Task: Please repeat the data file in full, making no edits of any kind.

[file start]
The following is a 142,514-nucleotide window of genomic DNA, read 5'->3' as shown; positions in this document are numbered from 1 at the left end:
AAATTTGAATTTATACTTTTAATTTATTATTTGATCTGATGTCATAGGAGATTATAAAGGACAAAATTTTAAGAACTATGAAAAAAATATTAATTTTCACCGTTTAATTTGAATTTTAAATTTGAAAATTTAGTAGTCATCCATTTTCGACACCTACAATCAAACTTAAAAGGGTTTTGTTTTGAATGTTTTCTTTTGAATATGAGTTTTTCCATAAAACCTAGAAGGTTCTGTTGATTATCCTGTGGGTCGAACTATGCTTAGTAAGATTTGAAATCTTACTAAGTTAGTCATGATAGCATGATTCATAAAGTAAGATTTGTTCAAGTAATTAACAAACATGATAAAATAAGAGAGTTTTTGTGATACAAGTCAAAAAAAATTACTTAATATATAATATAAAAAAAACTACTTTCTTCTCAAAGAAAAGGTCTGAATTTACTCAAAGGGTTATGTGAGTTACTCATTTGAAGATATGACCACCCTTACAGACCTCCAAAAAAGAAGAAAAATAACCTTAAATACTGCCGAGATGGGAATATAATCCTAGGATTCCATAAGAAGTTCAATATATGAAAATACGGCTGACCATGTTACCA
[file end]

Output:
The following is a 142,514-nucleotide window of genomic DNA, read 5'->3' as shown; positions in this document are numbered from 1 at the left end:
AAATTTGAATTTATACTTTTAATTTATTATTTGATCTGATGTCATAGGAGATTATAAAGGACAAAATTTTAAGAACTATGAAAAAAATATTAATTTTCACCGTTTAATTTGAATTTTAAATTTGAAAATTTAGTAGTCATCCATTTTCGACACCTACAATCAAACTTAAAAGGGTTTTGTTTTGAATGTTTTCTTTTGAATATGAGTTTTTCCATAAAACCTAGAAGGTTCTGTTGATTATCCTGTGGGTCGAACTATGCTTAGTAAGATTTGAAATCTTACTAAGTTAGTCATGATAGCATGATTCATAAAGTAAGATTTGTTCAAGTAATTAACAAACATGATAAAATAAGAGAGTTTTTGTGATACAAGTCAAAAAAAATTACTTAATATATAATATAAAAAAAACTACTTTCTTCTCAAAGAAAAGGTCTGAATTTACTCAAAGGGTTATGTGAGTTACTCATTTGAAGATATGACCACCCTTACAGACCTCCAAAAAAGAAGAAAAATAACCTTAAATACTGCCGAGATGGGAATATAATCCTAGGATTCCATAAGAAGTTCAATATATGAAAATACGGCTGACCATGTTACCA